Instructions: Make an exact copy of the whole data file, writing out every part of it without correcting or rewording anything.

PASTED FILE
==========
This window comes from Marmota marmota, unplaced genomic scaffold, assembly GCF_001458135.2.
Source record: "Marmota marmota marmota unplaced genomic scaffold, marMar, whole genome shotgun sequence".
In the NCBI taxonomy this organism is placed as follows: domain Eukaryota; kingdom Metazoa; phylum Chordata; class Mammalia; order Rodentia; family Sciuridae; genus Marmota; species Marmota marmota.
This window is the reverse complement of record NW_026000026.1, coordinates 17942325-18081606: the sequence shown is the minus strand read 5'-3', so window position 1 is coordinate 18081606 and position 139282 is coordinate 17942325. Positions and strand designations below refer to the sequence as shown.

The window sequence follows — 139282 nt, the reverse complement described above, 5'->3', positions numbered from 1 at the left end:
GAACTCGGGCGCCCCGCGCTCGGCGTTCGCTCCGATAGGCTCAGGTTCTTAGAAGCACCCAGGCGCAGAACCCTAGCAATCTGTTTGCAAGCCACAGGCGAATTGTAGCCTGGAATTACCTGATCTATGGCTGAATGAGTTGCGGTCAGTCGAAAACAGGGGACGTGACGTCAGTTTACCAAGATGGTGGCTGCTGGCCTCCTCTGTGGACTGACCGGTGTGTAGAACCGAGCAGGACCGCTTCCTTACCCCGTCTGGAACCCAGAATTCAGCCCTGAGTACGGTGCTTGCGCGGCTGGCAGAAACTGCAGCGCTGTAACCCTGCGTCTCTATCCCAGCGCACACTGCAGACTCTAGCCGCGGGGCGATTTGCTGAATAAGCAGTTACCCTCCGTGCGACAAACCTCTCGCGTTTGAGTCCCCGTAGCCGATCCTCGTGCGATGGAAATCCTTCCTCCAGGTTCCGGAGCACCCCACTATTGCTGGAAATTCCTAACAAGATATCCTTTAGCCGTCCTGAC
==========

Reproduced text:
This window comes from Marmota marmota, unplaced genomic scaffold, assembly GCF_001458135.2.
Source record: "Marmota marmota marmota unplaced genomic scaffold, marMar, whole genome shotgun sequence".
In the NCBI taxonomy this organism is placed as follows: domain Eukaryota; kingdom Metazoa; phylum Chordata; class Mammalia; order Rodentia; family Sciuridae; genus Marmota; species Marmota marmota.
This window is the reverse complement of record NW_026000026.1, coordinates 17942325-18081606: the sequence shown is the minus strand read 5'-3', so window position 1 is coordinate 18081606 and position 139282 is coordinate 17942325. Positions and strand designations below refer to the sequence as shown.

The window sequence follows — 139282 nt, the reverse complement described above, 5'->3', positions numbered from 1 at the left end:
GAACTCGGGCGCCCCGCGCTCGGCGTTCGCTCCGATAGGCTCAGGTTCTTAGAAGCACCCAGGCGCAGAACCCTAGCAATCTGTTTGCAAGCCACAGGCGAATTGTAGCCTGGAATTACCTGATCTATGGCTGAATGAGTTGCGGTCAGTCGAAAACAGGGGACGTGACGTCAGTTTACCAAGATGGTGGCTGCTGGCCTCCTCTGTGGACTGACCGGTGTGTAGAACCGAGCAGGACCGCTTCCTTACCCCGTCTGGAACCCAGAATTCAGCCCTGAGTACGGTGCTTGCGCGGCTGGCAGAAACTGCAGCGCTGTAACCCTGCGTCTCTATCCCAGCGCACACTGCAGACTCTAGCCGCGGGGCGATTTGCTGAATAAGCAGTTACCCTCCGTGCGACAAACCTCTCGCGTTTGAGTCCCCGTAGCCGATCCTCGTGCGATGGAAATCCTTCCTCCAGGTTCCGGAGCACCCCACTATTGCTGGAAATTCCTAACAAGATATCCTTTAGCCGTCCTGAC